Today I want to talk about the Everyday-ness of writing. How the extraordinary must become ordinary.
Just as I do my morning exercises to get these old bones moving, I write every day. Every single day. Sometimes it's a chapter, sometimes it's a poem. Sometimes I make lists of things: nouns, verse to revise, ideas for new books, suggestions for stories with my children (in case you haven't been paying attention, they are all writers!).
Even if I am ill, traveling, caring for a sick husband, running around a convention, walking the Royal Mile--even then I will manage to write something. Because being a writer means that kind of commitment. It doesn't have to be something for publication (though what does get published is almost always a surprise.) It i something to get the brain, the heart, the imagination, and the fingers coordinated, working together. Not strangers but a good team.
After my big back operation, part of my recovery was to walk a mile (or more) a day. As the amazing nurse Donna explained it to me: if you walk a mile at a good steady pace (mine is fast) outside, taking in the fresh oxygen, your spinal fluid moves up and down oiling the spine. Well, that's what writing every day does. It keeps the fluid moving about our brain, oiling its parts. Writing needs such fluidity.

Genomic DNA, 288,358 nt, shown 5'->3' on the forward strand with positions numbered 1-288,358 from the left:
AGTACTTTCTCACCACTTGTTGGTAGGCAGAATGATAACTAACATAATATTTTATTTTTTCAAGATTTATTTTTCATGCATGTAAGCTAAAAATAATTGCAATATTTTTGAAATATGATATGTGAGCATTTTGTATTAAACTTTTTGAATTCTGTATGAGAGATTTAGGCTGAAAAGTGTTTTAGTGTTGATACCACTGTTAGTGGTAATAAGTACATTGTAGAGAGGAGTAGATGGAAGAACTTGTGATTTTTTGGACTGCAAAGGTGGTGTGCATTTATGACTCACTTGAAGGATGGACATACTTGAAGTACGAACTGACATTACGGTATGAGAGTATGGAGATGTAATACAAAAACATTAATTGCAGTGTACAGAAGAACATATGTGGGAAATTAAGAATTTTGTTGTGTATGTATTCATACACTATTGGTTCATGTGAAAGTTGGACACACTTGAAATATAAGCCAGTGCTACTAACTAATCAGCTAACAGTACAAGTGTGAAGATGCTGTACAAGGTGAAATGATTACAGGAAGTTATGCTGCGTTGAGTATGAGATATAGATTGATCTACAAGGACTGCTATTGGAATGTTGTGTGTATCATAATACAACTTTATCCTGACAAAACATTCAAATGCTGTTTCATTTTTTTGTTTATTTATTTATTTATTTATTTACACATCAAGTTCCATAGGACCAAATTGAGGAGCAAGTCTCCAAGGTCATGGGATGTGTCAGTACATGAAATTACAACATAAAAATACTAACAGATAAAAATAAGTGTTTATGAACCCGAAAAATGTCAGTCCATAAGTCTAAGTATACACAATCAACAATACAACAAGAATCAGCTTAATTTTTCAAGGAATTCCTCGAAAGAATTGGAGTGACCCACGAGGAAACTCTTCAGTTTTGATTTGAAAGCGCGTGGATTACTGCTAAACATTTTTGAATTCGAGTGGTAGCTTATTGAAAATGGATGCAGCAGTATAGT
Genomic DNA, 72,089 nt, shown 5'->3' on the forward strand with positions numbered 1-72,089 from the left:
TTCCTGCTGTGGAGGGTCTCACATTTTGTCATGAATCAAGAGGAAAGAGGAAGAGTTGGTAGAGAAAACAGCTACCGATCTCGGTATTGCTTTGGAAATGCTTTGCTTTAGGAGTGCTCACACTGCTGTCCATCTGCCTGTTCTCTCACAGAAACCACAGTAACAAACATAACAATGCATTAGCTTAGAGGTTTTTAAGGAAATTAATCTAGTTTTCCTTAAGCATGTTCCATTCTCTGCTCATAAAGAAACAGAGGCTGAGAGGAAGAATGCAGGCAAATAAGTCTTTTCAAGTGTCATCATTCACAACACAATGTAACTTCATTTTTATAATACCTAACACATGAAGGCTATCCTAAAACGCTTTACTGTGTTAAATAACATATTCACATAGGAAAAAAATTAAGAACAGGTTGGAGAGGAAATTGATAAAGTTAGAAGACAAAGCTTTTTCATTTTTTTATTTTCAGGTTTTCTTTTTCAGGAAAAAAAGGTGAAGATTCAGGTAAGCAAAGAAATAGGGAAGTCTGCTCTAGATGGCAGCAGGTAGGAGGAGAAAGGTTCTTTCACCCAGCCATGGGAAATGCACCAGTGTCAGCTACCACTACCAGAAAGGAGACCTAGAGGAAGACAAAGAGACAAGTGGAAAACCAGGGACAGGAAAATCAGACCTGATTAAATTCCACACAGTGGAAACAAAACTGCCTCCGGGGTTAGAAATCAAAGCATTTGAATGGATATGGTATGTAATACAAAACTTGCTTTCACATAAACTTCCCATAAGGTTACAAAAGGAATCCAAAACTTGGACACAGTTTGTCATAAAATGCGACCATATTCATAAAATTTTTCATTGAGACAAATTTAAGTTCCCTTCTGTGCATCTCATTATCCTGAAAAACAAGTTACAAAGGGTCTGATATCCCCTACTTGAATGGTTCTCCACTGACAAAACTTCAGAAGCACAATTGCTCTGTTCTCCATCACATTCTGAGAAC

Yes, life happens. It interrupts all our careful plans. A person from Porlock, an auto accident, a shooter in the movie theater, or more happily twins born, a friend stopping in for tea, your book winning the Caldecott, your editor calling to say you won the Nebula, your agent messaging that you sold a book, falling in love.
But the bottomest of lines is this: if you are a writer, you write. And you turn all of life's hiccups into poetry or prose.
How lucky are we--accidents, incidents, handicaps, heartbreaks all become research, become prompts. So don't ignore them, but use them. Every day.
Every single glorious, bloody day.
(quoted from a Facebook Post on Monday, August 24, 2015.)